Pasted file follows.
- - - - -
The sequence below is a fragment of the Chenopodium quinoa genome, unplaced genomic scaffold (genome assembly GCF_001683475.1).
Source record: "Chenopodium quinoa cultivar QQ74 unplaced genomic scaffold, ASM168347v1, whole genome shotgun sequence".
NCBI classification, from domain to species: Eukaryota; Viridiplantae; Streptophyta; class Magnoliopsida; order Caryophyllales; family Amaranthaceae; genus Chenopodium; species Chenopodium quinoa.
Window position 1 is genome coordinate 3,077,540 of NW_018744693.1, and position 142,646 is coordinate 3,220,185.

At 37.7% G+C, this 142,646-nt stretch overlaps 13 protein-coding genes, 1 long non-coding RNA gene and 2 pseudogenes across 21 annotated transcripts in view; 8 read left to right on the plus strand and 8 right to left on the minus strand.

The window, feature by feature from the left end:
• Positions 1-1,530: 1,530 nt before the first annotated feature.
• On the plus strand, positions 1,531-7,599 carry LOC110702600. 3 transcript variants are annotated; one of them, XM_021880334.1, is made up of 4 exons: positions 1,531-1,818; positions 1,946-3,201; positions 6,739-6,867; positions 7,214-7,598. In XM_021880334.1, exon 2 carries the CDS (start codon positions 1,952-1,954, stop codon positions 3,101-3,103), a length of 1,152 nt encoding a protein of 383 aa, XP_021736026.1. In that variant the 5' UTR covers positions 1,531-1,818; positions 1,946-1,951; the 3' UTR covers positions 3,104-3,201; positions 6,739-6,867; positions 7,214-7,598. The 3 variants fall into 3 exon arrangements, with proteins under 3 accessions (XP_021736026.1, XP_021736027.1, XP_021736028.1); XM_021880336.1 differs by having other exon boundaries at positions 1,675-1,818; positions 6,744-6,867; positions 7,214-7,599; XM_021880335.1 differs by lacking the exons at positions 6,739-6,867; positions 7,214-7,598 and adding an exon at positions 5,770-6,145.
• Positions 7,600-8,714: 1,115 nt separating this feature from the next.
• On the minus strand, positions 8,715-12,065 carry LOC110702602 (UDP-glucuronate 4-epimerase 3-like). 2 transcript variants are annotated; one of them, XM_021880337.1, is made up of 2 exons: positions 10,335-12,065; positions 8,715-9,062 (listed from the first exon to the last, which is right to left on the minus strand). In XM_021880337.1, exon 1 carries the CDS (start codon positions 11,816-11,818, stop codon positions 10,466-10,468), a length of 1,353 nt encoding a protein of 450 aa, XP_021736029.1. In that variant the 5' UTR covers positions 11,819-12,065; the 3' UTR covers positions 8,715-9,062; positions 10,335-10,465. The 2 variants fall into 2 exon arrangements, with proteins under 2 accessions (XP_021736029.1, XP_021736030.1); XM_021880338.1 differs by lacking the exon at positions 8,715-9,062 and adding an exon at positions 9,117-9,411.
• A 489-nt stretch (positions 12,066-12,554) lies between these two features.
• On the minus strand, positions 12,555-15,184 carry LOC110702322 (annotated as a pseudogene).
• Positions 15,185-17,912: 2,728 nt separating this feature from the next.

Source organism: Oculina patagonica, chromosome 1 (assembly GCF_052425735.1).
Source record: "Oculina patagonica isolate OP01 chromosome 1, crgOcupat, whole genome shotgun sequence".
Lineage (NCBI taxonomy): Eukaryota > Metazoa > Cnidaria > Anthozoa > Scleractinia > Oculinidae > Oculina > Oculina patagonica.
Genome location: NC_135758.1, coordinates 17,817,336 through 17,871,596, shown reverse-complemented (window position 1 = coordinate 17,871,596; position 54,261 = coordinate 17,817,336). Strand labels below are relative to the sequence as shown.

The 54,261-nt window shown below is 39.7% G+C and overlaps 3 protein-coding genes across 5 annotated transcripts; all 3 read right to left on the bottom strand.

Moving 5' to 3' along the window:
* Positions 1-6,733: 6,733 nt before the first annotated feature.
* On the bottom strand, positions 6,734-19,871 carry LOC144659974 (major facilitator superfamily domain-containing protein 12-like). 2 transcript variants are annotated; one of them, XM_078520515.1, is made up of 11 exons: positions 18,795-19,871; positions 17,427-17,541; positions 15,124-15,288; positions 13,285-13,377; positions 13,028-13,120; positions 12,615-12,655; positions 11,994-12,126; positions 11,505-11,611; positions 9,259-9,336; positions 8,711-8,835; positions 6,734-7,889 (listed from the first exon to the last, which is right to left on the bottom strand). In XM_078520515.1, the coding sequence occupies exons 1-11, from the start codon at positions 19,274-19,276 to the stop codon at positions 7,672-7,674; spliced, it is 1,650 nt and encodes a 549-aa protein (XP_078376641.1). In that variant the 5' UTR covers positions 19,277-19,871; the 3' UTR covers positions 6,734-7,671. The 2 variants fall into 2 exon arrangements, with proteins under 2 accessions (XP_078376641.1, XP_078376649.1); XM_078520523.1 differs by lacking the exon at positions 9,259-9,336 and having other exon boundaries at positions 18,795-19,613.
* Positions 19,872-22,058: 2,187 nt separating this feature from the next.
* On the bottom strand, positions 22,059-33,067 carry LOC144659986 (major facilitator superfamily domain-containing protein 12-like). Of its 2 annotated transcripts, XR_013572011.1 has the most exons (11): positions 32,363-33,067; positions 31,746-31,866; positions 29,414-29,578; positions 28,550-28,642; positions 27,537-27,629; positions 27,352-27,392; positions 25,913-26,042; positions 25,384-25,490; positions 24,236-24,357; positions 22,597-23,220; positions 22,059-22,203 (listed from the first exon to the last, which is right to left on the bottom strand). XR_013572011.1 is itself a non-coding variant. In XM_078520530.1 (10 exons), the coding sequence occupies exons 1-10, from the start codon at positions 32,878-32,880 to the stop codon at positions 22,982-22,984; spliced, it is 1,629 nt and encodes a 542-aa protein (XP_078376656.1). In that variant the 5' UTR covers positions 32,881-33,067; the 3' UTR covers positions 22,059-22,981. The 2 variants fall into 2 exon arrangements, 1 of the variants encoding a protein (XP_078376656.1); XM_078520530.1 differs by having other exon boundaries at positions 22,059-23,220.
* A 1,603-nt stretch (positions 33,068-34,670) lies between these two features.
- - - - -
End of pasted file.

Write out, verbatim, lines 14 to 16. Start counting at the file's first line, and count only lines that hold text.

Source organism: Oculina patagonica, chromosome 1 (assembly GCF_052425735.1).
Source record: "Oculina patagonica isolate OP01 chromosome 1, crgOcupat, whole genome shotgun sequence".
Lineage (NCBI taxonomy): Eukaryota > Metazoa > Cnidaria > Anthozoa > Scleractinia > Oculinidae > Oculina > Oculina patagonica.